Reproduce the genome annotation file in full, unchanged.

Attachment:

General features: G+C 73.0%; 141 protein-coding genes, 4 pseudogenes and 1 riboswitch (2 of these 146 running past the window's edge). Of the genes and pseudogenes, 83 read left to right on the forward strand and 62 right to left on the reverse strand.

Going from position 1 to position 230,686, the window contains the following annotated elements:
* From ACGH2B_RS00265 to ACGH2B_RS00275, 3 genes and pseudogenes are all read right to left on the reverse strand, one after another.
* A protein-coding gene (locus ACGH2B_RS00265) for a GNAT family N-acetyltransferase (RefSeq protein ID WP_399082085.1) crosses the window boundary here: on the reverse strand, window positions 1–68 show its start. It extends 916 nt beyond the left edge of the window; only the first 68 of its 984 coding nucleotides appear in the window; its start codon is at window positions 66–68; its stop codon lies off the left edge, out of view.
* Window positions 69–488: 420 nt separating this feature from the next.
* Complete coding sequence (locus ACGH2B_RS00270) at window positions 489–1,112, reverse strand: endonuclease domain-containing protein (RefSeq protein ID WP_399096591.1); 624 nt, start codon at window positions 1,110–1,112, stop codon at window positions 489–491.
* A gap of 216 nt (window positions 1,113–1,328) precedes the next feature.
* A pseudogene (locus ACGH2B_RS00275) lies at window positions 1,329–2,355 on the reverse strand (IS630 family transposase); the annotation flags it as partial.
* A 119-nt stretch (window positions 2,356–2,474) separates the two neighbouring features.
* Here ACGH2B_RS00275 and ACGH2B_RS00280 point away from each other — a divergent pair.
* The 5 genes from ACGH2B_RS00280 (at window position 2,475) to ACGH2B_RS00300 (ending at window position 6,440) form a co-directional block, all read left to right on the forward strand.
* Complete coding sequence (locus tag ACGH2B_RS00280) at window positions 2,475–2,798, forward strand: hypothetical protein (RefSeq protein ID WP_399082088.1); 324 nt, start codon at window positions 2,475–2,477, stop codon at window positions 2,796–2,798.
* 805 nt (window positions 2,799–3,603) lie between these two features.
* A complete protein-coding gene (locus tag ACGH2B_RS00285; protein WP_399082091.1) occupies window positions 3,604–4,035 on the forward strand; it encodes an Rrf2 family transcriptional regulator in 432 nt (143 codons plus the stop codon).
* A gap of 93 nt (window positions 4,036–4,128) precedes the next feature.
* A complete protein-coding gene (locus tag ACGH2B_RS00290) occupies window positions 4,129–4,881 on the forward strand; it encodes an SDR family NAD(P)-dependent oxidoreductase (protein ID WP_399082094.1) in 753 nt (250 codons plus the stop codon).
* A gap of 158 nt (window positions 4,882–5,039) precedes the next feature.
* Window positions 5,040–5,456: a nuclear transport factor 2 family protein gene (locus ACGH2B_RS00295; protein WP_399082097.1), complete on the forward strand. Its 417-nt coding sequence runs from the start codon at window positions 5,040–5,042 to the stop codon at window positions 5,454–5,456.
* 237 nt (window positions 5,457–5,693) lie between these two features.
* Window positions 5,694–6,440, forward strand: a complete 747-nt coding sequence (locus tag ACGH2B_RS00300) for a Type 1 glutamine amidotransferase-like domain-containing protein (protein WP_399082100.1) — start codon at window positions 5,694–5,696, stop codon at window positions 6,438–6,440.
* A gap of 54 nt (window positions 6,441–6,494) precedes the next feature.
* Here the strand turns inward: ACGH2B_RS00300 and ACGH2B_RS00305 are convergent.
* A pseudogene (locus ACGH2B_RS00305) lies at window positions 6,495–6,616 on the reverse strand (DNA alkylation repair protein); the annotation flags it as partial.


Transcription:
General features: G+C 73.0%; 141 protein-coding genes, 4 pseudogenes and 1 riboswitch (2 of these 146 running past the window's edge). Of the genes and pseudogenes, 83 read left to right on the forward strand and 62 right to left on the reverse strand.

Going from position 1 to position 230,686, the window contains the following annotated elements:
* From ACGH2B_RS00265 to ACGH2B_RS00275, 3 genes and pseudogenes are all read right to left on the reverse strand, one after another.
* A protein-coding gene (locus ACGH2B_RS00265) for a GNAT family N-acetyltransferase (RefSeq protein ID WP_399082085.1) crosses the window boundary here: on the reverse strand, window positions 1–68 show its start. It extends 916 nt beyond the left edge of the window; only the first 68 of its 984 coding nucleotides appear in the window; its start codon is at window positions 66–68; its stop codon lies off the left edge, out of view.
* Window positions 69–488: 420 nt separating this feature from the next.
* Complete coding sequence (locus ACGH2B_RS00270) at window positions 489–1,112, reverse strand: endonuclease domain-containing protein (RefSeq protein ID WP_399096591.1); 624 nt, start codon at window positions 1,110–1,112, stop codon at window positions 489–491.
* A gap of 216 nt (window positions 1,113–1,328) precedes the next feature.
* A pseudogene (locus ACGH2B_RS00275) lies at window positions 1,329–2,355 on the reverse strand (IS630 family transposase); the annotation flags it as partial.
* A 119-nt stretch (window positions 2,356–2,474) separates the two neighbouring features.
* Here ACGH2B_RS00275 and ACGH2B_RS00280 point away from each other — a divergent pair.
* The 5 genes from ACGH2B_RS00280 (at window position 2,475) to ACGH2B_RS00300 (ending at window position 6,440) form a co-directional block, all read left to right on the forward strand.
* Complete coding sequence (locus tag ACGH2B_RS00280) at window positions 2,475–2,798, forward strand: hypothetical protein (RefSeq protein ID WP_399082088.1); 324 nt, start codon at window positions 2,475–2,477, stop codon at window positions 2,796–2,798.
* 805 nt (window positions 2,799–3,603) lie between these two features.
* A complete protein-coding gene (locus tag ACGH2B_RS00285; protein WP_399082091.1) occupies window positions 3,604–4,035 on the forward strand; it encodes an Rrf2 family transcriptional regulator in 432 nt (143 codons plus the stop codon).
* A gap of 93 nt (window positions 4,036–4,128) precedes the next feature.
* A complete protein-coding gene (locus tag ACGH2B_RS00290) occupies window positions 4,129–4,881 on the forward strand; it encodes an SDR family NAD(P)-dependent oxidoreductase (protein ID WP_399082094.1) in 753 nt (250 codons plus the stop codon).
* A gap of 158 nt (window positions 4,882–5,039) precedes the next feature.
* Window positions 5,040–5,456: a nuclear transport factor 2 family protein gene (locus ACGH2B_RS00295; protein WP_399082097.1), complete on the forward strand. Its 417-nt coding sequence runs from the start codon at window positions 5,040–5,042 to the stop codon at window positions 5,454–5,456.
* 237 nt (window positions 5,457–5,693) lie between these two features.
* Window positions 5,694–6,440, forward strand: a complete 747-nt coding sequence (locus tag ACGH2B_RS00300) for a Type 1 glutamine amidotransferase-like domain-containing protein (protein WP_399082100.1) — start codon at window positions 5,694–5,696, stop codon at window positions 6,438–6,440.
* A gap of 54 nt (window positions 6,441–6,494) precedes the next feature.
* Here the strand turns inward: ACGH2B_RS00300 and ACGH2B_RS00305 are convergent.
* A pseudogene (locus ACGH2B_RS00305) lies at window positions 6,495–6,616 on the reverse strand (DNA alkylation repair protein); the annotation flags it as partial.